A CIO asked me to have a chat with an IT Manager who was being a pain in the (BLEEP) because they will not hire... will not speak to anyone who is not currently in a full time job.
The scenario is this:
A member of the development team “Joe” has a friend “Larry” who was let go from “Startup” who was struggling to raise cash. Startup had to let some folks go.
Larry is a very talented .Net developer and works easily in large/small groups and is someone you can put in front of an internal/external client and feel comfortable he can talk both business and tech.
IT Manager will not interview Larry.
IT Manager thinks there has to be something wrong with someone who was let go. Why was Larry let go and not someone else? Larry must have been expendable.
It’s worse than this...
IT Manager will not interview anyone who is currently doing contracting or consulting work. IT Manager believes that they will only stick around for a little while until they can find another high paying project.
Apparently this has been going on for more than a year but CIO only just found out about it and asked me to “educate” the IT Manager.
It was not pretty...
We had the usual conversation I have with managers like this showing why, from my perspective, they are being a fool.
No I don’t use fool in the conversation and yes, I try to leave my “I can’t believe this” attitude” at the door.
IT Manager was not buying what I was selling and had an objection to everything I had to say.
IT Manager also dismissed the hiring stats, surveys and articles I had about this being a tight IT labor market.
I always do homework on who I am meeting with and I know that IT Manager and I have a friend in common “Sally”. Sally is a SQL Server DBA who this summer was let go from a large employer in town.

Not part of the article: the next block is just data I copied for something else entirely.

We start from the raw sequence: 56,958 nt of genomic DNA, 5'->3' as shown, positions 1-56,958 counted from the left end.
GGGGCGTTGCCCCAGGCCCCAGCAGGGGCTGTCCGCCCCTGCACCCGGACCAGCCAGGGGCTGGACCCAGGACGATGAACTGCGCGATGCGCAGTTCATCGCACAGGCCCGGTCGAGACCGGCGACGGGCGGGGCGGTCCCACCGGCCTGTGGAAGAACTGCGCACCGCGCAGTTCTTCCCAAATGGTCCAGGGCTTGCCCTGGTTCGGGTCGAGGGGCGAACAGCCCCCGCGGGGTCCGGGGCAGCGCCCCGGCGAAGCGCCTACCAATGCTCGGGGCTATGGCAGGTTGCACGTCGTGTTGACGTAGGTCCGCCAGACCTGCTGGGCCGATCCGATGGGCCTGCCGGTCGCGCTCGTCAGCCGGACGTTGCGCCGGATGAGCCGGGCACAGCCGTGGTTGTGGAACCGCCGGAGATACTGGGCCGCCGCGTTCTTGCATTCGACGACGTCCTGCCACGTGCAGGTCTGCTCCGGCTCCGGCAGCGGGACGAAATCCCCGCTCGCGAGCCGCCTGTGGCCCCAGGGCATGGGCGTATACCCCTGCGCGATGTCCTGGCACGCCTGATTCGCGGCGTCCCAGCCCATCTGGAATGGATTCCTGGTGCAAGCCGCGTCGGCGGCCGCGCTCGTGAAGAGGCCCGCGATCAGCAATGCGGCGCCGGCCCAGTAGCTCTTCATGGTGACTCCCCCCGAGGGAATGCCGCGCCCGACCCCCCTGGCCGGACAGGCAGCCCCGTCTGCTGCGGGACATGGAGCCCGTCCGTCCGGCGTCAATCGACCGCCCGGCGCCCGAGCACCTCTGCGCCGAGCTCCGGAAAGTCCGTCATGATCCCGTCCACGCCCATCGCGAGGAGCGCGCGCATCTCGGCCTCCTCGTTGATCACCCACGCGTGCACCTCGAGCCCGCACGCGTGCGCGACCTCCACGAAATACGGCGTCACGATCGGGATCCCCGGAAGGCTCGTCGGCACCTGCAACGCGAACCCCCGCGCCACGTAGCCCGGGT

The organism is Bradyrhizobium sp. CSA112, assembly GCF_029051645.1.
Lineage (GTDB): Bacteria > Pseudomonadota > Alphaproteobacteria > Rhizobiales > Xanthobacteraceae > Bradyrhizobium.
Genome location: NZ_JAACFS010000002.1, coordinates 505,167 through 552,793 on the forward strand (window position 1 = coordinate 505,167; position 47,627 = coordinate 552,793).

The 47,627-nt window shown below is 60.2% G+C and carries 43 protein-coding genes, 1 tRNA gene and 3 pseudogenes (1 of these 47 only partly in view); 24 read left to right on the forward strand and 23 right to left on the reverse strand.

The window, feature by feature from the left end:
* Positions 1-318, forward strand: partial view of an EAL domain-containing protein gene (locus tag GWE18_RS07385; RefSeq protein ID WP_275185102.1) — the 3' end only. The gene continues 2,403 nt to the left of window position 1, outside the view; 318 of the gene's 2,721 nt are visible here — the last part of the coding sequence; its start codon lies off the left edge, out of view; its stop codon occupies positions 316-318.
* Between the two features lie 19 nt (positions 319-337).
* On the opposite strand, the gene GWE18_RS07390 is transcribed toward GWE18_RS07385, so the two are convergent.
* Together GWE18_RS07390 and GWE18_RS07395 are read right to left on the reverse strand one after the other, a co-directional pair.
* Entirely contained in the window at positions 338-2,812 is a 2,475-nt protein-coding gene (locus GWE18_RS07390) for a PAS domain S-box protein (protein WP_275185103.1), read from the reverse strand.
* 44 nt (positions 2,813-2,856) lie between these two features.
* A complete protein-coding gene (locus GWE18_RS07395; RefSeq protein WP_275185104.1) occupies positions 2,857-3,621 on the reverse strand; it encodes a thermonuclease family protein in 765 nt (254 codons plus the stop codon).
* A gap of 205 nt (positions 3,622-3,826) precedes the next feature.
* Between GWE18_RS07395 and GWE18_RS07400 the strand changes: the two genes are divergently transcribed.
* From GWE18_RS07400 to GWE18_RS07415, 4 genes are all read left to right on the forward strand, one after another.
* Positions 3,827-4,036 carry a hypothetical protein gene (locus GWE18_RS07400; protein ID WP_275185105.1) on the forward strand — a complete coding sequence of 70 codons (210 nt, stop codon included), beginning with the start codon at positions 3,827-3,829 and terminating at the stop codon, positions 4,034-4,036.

- Me: Hey, we have a friend in common “Sally”.
- IT Manager: How is she doing? She is fantastic and I would love to recruit her over here. She would be a huge “get” for us.
- Me: Yeah?
- IT Manager: Absolutely.
- Me: You don’t know she was let go in July?
- IT Manager: (looking confused) No.
- Me: Yeah, her company outsourced some stuff and they let most of her team go.
- IT Manager: (curious) What is she doing now?
- Me: She took August off... spent time at the cabin and visited friends in Silicon Valley and did a consulting gig in September.
- IT Manager: (hoping) Is she available?
- Me: She was. She took a job at “Widgets”.
- IT Manager: (highly annoyed) Why didn’t someone tell me this?
- Me: My guess is that Sally did not meet the hiring profile the recruiting team has for you. Why would they have passed her on to you? She was let go from her job and was doing a consulting gig.
(I should have stopped there but no, I had to take a shot at IT Manager too)
- Me: How many folks like Sally have not been passed on to you?
(IT Manager stands up and while walking out)
- IT Manager: I’m done with this conversation.
I head back to the CIO’s office, sit down and am staring at the floor:
- CIO: How did it go?
- Me: (awkwardly) Well, I don’t think I was of much help. Worse, it did not end well.
- CIO: Don’t worry about it... let it go. Hopefully they will see the light. And soon.
- CIO: (laughing) Hey, you wanna talk about the Gophers?
- Me: (as I grab my bag and head for the door) NO!!!
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